These are trying times for the FFV's (Founding Fathers from Virginia). During the 1960s Bernard Bailyn, Gordon Wood, and Jack P. Greene pointed out that, far from composed, confident constitutionalists calmly orchestrating a reasoned rebellion against British tyranny, Virginia leaders were an anxious, uncertain, tentative lot. In the 1980s Rhys Isaac found these same Virginians besieged by an evangelical counterculture, while T. H. Breen pointed out that George Washington and his friends were failed tobacco planters deeply, even desperately, in debt to British merchants. Thus well before DNA testing linked Thomas Jefferson to his slave, Sally Hemings, it looked like Jefferson and his fellow Virginia leaders, far from men fit for marble monuments, in fact had feet of clay.
Woody Holton joins this revisionist chorus in his fine new book, Forced Founders. Like his predecessors, Holton portrays Virginia's leaders as desperate men who became convinced that they had to do a desperate deed: declare independence. Where Holton moves beyond his predecessors is the large and colorful cast of characters he includes in this story. Jefferson and Washington are indeed here, as are Isaac's evangelicals and Breen's British merchants, but so, too, are Shawnees and Privy Councilors, Cherokees and common folk, slaves and colonial governors. All of them, in one way or another, played a crucial role in pushing Virginia down the road to 1776.
The structure of Holton's deeply-researched work is both topical and chronological. An opening section, "Grievances, 1763-1774," traces how natives resisting colonial expansion combined with British officials bent on avoiding another expensive Indian war to frustrate Virginia's many land speculators while those same Virginians, as tobacco planters and slaveowners, were also deeply upset by imperial trade policy. A second part looks closely at the colony's trade boycotts of 1769 and 1774. Next Holton chronicles how slaves and common farmers, in different ways, so frightened the Virginia gentry in the mid-1770s that they had, it seemed, no choice but to declare independence in hopes of regaining control of the situation. A final section considers the fractious "Spirit of the People" in 1776 and ponders the consequences Virginia's independence had for all of the peoples involved. If the topical arrangement is sometimes repetitious, it nonetheless serves to connect this gloriously motley crew to the book's central argument.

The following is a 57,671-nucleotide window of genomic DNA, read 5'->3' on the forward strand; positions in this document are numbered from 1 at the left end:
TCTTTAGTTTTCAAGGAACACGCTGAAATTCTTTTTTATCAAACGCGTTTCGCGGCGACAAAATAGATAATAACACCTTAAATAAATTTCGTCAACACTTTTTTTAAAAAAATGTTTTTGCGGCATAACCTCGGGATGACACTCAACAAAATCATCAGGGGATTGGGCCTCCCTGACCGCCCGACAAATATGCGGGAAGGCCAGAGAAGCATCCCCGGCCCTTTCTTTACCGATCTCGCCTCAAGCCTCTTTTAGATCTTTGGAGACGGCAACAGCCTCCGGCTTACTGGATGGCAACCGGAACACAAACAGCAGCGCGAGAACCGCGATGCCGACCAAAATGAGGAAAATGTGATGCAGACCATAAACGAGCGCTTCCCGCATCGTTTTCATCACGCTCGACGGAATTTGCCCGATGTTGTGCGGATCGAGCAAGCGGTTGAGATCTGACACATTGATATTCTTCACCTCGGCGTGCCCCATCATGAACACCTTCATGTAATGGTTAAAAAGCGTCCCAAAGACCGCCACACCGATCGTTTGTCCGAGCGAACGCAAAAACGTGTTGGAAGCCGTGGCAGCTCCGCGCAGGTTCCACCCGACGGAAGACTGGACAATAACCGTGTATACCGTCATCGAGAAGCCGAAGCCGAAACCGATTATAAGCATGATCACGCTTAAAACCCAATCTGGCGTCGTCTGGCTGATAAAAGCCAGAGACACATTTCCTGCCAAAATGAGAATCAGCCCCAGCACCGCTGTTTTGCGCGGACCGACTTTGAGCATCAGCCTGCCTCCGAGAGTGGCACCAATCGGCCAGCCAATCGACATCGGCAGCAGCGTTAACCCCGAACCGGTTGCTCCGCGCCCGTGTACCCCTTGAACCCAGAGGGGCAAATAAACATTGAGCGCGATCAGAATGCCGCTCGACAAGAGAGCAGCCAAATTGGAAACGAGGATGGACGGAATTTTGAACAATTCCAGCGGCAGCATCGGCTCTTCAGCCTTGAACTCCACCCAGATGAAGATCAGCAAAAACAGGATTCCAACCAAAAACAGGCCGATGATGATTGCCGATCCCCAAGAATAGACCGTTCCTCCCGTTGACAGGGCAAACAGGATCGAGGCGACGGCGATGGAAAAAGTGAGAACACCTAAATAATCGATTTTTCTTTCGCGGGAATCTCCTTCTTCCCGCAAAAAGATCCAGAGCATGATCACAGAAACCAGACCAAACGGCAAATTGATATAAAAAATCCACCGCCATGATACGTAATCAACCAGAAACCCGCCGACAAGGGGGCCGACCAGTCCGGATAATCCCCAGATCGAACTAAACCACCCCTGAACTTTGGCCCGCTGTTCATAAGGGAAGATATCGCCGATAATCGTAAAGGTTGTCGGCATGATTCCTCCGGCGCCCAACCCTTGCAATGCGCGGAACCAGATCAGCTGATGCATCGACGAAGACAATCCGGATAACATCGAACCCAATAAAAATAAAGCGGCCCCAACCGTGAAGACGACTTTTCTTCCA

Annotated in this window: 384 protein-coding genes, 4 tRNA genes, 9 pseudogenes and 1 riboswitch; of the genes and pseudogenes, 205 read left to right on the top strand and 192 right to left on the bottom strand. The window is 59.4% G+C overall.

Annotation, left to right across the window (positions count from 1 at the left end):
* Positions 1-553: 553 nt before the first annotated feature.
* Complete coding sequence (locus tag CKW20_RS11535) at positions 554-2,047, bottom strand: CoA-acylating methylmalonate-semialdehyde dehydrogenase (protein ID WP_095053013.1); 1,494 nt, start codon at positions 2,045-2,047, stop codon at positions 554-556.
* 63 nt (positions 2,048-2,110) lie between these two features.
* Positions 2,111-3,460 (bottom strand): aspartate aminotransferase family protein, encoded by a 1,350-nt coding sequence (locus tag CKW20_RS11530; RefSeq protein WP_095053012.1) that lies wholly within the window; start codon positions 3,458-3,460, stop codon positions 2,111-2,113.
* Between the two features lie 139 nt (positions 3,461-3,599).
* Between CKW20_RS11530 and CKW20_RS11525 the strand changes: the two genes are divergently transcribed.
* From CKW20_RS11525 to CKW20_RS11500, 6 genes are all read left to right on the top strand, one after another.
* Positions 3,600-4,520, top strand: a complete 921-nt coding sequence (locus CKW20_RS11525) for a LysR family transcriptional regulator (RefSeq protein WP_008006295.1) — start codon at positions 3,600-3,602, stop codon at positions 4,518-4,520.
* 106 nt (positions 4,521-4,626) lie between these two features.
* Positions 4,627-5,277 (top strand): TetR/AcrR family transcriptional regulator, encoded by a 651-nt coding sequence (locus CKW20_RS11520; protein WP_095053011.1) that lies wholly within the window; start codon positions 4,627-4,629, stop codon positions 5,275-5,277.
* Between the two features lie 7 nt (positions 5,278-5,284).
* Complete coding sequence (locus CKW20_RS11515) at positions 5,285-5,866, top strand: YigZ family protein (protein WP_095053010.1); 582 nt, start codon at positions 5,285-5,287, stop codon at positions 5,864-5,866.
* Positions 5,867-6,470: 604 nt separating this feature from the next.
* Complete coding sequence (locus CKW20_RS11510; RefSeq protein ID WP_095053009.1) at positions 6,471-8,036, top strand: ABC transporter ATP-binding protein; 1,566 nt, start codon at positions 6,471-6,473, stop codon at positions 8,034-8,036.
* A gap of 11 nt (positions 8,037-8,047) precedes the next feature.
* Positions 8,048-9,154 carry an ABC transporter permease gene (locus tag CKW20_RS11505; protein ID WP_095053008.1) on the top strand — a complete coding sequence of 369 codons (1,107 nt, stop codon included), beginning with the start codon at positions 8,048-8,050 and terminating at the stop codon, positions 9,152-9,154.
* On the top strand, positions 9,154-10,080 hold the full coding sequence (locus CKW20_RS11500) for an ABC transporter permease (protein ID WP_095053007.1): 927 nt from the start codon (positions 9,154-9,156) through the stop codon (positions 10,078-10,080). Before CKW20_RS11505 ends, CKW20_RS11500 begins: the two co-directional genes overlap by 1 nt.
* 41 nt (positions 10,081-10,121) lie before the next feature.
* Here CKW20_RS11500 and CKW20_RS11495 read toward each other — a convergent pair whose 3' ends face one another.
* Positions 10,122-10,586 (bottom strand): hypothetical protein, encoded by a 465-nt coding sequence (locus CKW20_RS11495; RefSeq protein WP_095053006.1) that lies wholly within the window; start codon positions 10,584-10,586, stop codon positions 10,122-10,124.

Holton is refreshingly, even disarmingly, modest in his claims for that argument. He does not insist that Virginia's story can be applied to other colonies (though he occasionally suggests parallels). He does not assert that Indians, or small farmers, or slaves, or any one group caused the Revolution; rather, a "web of influence" "indirectly," often "inadvertently," "helped" or "powerfully influenced" the course of events (pp. xvii, xviii, 205, 206). Nor can he claim complete originality in his treatment of Indians or slaves. Readers of Colin Calloway, Gregory Evans Dowd, Richard White, and others will find some that is familiar here, as will those acquainted with work on slave resistance by Ira Berlin, Sylvia Frey, Philip Morgan, and Peter Wood.
What Holton does accomplish, however, is to weave these various strands into a single interpretative fabric of considerable persuasive power. Who would have thought to link the Virginia assembly's 1769 petition to British authorities for a land grant in Kentucky with that same body's 1772 petition for an end to the slave trade? Yet Holton shows how both initiatives aimed at "more control over a group of nonwhite Americans, . . . sought to change government policies that had harmed free Virginians economically . . . [and] tried to prevent smallholders from obtaining crucial elements in tobacco production -- Indian land and African slaves --without paying a member of the gentry for them." Finally, "[i]n both cases, the…